Different possible business models

Once the CE marking has been obtained, the question of reimbursement may arise. In France, such applications are currently not included in the list of reimbursable products and services (LPPR). However, the legislative framework on the matter could evolve, as both the French National Authority for Health and the National Order of Physicians positioned themselves in favor of the reimbursement of an application for diabetic patients in 2017. But putting this issue aside, what business models do application developers adopt?

Video games are increasingly available through online platforms, accessible on computers, tablets or smartphones. Creators can therefore opt for a Freemium model, i.e. allowing users to download and use the application for free, while offering a monthly subscription for additional services. This model is the base of the Curapy platform, which gives users free access to therapeutic games, while introducing a monthly payment of five euros for progress monitoring and a ten euro monthly fee for the possibility to plan sessions and transmit results to a healthcare professional. Developers of therapeutic games having a CE marking may also offer their products at higher, less attractive prices through partnerships with private insurers, which would then provide reimbursement for the proper use of the application for a given condition. In this case, they could either opt for a monthly subscription or offer a single fixed payment, the latter option eliminating the profit potential related to the chronic nature of many neurodegenerative diseases. Yet another possibility would be to combine the two by offering a fixed initial payment together with a modest monthly fee for continued access. Another solution for therapeutic game creators is a model targeting hospitals with a neurology department. In this case, the cost of purchasing the application for a defined number of patients would be covered by the hospital itself. It would then be up to the neurologist to encourage specific patients to use it.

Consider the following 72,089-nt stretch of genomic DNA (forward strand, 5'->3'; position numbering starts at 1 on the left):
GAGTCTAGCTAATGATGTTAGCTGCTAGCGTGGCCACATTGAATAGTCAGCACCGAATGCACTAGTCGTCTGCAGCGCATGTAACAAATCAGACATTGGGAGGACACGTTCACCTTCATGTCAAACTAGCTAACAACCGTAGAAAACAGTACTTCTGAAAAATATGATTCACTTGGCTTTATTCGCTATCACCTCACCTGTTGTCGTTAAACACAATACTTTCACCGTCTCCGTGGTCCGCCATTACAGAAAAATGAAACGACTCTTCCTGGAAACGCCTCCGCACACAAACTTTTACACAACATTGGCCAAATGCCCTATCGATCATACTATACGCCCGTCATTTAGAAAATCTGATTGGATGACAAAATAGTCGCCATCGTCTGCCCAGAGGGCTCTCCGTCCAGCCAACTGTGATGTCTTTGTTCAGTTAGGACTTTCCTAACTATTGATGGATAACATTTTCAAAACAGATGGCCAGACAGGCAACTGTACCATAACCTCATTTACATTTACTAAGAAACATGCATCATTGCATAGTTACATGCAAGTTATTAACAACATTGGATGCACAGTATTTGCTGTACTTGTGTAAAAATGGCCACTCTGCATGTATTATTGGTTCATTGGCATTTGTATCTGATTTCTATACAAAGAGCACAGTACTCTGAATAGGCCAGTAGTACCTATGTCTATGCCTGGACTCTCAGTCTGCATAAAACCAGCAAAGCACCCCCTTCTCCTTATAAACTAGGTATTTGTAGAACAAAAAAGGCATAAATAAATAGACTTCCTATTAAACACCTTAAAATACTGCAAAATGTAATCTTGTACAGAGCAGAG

“It is clear that therapeutic video games are an incredible opportunity that tackles the medical and societal challenges of an aging population by providing a concrete response to the issue of a changing patient care pathway, especially in the context of neurological diseases. And since cost reduction is now at the heart of many health issues, the use of innovative technologies represents an important resource for reducing public spending and, as such, should be observed very closely. Apart from hospitals, nursing and retirement homes could also get involved following the developing trend to provide support for the various age-related symptoms.” concludes Marie Rolin, Project Manager at Alcimed.

[1] Statista